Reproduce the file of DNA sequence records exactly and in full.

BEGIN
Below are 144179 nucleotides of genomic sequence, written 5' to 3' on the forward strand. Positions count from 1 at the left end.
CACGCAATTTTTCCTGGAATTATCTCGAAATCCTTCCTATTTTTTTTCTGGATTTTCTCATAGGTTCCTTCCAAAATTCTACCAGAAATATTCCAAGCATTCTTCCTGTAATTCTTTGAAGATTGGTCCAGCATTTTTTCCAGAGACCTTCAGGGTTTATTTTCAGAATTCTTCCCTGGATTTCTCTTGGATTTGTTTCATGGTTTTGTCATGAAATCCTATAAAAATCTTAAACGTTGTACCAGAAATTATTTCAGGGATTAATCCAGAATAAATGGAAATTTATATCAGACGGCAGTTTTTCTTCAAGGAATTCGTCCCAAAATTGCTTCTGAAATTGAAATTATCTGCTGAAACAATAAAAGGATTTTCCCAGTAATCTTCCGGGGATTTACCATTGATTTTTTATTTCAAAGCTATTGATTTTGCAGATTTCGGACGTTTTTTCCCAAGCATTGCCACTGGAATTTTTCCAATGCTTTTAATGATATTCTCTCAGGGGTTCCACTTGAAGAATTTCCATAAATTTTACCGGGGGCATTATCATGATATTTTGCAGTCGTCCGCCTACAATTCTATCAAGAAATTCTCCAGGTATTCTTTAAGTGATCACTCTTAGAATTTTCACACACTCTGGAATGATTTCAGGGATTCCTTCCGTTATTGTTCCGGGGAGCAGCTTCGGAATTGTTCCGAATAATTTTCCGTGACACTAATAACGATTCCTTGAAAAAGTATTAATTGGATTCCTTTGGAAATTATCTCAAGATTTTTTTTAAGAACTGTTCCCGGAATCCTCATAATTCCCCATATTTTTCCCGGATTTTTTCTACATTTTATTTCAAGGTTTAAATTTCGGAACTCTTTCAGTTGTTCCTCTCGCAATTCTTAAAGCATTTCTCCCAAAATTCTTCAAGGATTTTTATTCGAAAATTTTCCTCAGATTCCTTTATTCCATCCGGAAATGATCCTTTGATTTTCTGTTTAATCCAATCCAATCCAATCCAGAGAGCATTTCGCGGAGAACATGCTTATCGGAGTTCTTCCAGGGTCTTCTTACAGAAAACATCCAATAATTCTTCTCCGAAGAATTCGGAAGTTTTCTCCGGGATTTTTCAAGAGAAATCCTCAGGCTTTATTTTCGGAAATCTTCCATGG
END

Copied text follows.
Below are 144179 nucleotides of genomic sequence, written 5' to 3' on the forward strand. Positions count from 1 at the left end.
CACGCAATTTTTCCTGGAATTATCTCGAAATCCTTCCTATTTTTTTTCTGGATTTTCTCATAGGTTCCTTCCAAAATTCTACCAGAAATATTCCAAGCATTCTTCCTGTAATTCTTTGAAGATTGGTCCAGCATTTTTTCCAGAGACCTTCAGGGTTTATTTTCAGAATTCTTCCCTGGATTTCTCTTGGATTTGTTTCATGGTTTTGTCATGAAATCCTATAAAAATCTTAAACGTTGTACCAGAAATTATTTCAGGGATTAATCCAGAATAAATGGAAATTTATATCAGACGGCAGTTTTTCTTCAAGGAATTCGTCCCAAAATTGCTTCTGAAATTGAAATTATCTGCTGAAACAATAAAAGGATTTTCCCAGTAATCTTCCGGGGATTTACCATTGATTTTTTATTTCAAAGCTATTGATTTTGCAGATTTCGGACGTTTTTTCCCAAGCATTGCCACTGGAATTTTTCCAATGCTTTTAATGATATTCTCTCAGGGGTTCCACTTGAAGAATTTCCATAAATTTTACCGGGGGCATTATCATGATATTTTGCAGTCGTCCGCCTACAATTCTATCAAGAAATTCTCCAGGTATTCTTTAAGTGATCACTCTTAGAATTTTCACACACTCTGGAATGATTTCAGGGATTCCTTCCGTTATTGTTCCGGGGAGCAGCTTCGGAATTGTTCCGAATAATTTTCCGTGACACTAATAACGATTCCTTGAAAAAGTATTAATTGGATTCCTTTGGAAATTATCTCAAGATTTTTTTTAAGAACTGTTCCCGGAATCCTCATAATTCCCCATATTTTTCCCGGATTTTTTCTACATTTTATTTCAAGGTTTAAATTTCGGAACTCTTTCAGTTGTTCCTCTCGCAATTCTTAAAGCATTTCTCCCAAAATTCTTCAAGGATTTTTATTCGAAAATTTTCCTCAGATTCCTTTATTCCATCCGGAAATGATCCTTTGATTTTCTGTTTAATCCAATCCAATCCAATCCAGAGAGCATTTCGCGGAGAACATGCTTATCGGAGTTCTTCCAGGGTCTTCTTACAGAAAACATCCAATAATTCTTCTCCGAAGAATTCGGAAGTTTTCTCCGGGATTTTTCAAGAGAAATCCTCAGGCTTTATTTTCGGAAATCTTCCATGG